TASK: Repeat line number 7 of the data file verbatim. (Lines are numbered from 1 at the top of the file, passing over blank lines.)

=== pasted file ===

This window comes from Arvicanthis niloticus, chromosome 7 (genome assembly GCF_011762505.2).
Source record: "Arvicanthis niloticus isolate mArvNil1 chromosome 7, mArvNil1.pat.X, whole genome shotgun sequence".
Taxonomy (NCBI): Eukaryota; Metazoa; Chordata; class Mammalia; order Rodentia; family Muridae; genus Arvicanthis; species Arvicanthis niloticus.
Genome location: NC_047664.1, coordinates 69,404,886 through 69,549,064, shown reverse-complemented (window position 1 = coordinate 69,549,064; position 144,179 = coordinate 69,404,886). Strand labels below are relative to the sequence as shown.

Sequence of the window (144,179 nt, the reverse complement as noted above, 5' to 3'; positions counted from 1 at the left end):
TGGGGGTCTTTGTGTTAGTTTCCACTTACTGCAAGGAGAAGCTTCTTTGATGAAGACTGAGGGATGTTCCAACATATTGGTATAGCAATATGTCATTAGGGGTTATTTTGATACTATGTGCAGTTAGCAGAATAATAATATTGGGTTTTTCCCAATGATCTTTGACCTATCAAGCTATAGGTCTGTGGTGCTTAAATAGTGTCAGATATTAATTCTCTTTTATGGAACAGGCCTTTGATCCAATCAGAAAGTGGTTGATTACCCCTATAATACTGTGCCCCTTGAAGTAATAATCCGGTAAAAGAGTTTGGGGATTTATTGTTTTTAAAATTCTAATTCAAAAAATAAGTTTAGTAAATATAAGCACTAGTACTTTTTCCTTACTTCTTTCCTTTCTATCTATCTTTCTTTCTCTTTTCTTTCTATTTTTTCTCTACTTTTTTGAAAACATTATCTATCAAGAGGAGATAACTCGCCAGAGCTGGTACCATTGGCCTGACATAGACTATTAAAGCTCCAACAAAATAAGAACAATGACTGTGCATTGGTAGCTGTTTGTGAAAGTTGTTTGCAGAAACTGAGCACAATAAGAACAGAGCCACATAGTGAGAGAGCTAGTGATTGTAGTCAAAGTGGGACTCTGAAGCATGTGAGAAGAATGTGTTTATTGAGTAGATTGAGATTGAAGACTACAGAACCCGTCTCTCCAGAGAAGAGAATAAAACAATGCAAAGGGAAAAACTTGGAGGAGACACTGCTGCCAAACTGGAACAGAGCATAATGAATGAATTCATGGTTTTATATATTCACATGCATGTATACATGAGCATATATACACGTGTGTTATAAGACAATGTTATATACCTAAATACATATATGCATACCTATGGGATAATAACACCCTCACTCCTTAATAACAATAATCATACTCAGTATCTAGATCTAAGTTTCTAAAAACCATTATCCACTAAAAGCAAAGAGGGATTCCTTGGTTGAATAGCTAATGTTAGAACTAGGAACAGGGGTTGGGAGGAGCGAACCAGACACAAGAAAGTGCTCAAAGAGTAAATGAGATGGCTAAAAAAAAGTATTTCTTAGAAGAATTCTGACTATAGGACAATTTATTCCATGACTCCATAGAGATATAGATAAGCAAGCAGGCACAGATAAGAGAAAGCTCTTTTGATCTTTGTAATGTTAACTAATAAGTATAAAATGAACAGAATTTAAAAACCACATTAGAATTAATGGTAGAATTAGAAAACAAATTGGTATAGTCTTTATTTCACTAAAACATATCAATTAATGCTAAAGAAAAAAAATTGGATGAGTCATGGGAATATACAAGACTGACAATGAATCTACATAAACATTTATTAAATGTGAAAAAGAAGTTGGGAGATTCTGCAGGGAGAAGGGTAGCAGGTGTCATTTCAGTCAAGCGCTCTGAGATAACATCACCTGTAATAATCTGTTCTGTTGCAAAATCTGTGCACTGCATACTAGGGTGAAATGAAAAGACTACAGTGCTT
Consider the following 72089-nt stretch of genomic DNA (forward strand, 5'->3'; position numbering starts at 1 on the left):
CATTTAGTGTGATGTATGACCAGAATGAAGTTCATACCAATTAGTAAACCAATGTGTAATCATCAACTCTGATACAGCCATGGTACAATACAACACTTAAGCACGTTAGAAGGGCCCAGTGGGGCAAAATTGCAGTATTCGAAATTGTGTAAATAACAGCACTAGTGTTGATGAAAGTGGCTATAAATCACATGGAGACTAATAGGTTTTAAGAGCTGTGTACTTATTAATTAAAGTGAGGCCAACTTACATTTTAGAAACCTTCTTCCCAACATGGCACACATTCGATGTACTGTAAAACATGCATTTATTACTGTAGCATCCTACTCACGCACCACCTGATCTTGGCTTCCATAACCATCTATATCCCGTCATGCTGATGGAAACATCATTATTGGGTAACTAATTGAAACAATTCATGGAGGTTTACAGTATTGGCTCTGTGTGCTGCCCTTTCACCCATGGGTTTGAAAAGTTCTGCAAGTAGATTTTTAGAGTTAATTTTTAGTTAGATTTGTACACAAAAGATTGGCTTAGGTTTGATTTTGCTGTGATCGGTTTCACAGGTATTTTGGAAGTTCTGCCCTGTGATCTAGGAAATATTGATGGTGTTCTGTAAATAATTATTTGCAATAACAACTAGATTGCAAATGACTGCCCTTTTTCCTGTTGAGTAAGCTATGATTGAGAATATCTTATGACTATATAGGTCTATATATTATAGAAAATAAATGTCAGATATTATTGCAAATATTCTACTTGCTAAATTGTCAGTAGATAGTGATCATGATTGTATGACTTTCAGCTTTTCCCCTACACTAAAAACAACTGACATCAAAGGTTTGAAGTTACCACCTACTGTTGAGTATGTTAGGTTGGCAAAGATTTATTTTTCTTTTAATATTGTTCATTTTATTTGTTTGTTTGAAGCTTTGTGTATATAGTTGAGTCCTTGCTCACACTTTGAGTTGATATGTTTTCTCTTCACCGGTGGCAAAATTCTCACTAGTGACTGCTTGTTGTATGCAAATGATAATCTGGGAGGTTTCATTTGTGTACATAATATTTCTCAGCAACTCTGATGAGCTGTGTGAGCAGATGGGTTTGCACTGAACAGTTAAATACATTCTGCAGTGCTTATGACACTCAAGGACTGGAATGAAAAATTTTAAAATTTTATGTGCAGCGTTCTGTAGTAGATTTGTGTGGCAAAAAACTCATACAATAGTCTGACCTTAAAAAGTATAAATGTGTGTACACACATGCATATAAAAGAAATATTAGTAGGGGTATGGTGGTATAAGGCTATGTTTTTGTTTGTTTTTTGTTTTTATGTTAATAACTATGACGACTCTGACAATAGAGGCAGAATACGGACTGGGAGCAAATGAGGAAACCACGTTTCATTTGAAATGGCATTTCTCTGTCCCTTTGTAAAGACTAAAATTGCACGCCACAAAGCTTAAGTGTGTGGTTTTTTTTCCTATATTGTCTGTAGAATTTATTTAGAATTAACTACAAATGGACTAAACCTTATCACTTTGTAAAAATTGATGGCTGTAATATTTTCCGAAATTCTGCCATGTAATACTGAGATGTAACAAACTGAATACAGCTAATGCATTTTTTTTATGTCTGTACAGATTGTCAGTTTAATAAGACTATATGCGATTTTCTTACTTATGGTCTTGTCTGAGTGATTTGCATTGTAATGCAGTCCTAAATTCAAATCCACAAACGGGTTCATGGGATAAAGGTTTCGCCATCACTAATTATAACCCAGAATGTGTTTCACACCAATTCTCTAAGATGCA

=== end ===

Consider the following 72089-nt stretch of genomic DNA (forward strand, 5'->3'; position numbering starts at 1 on the left):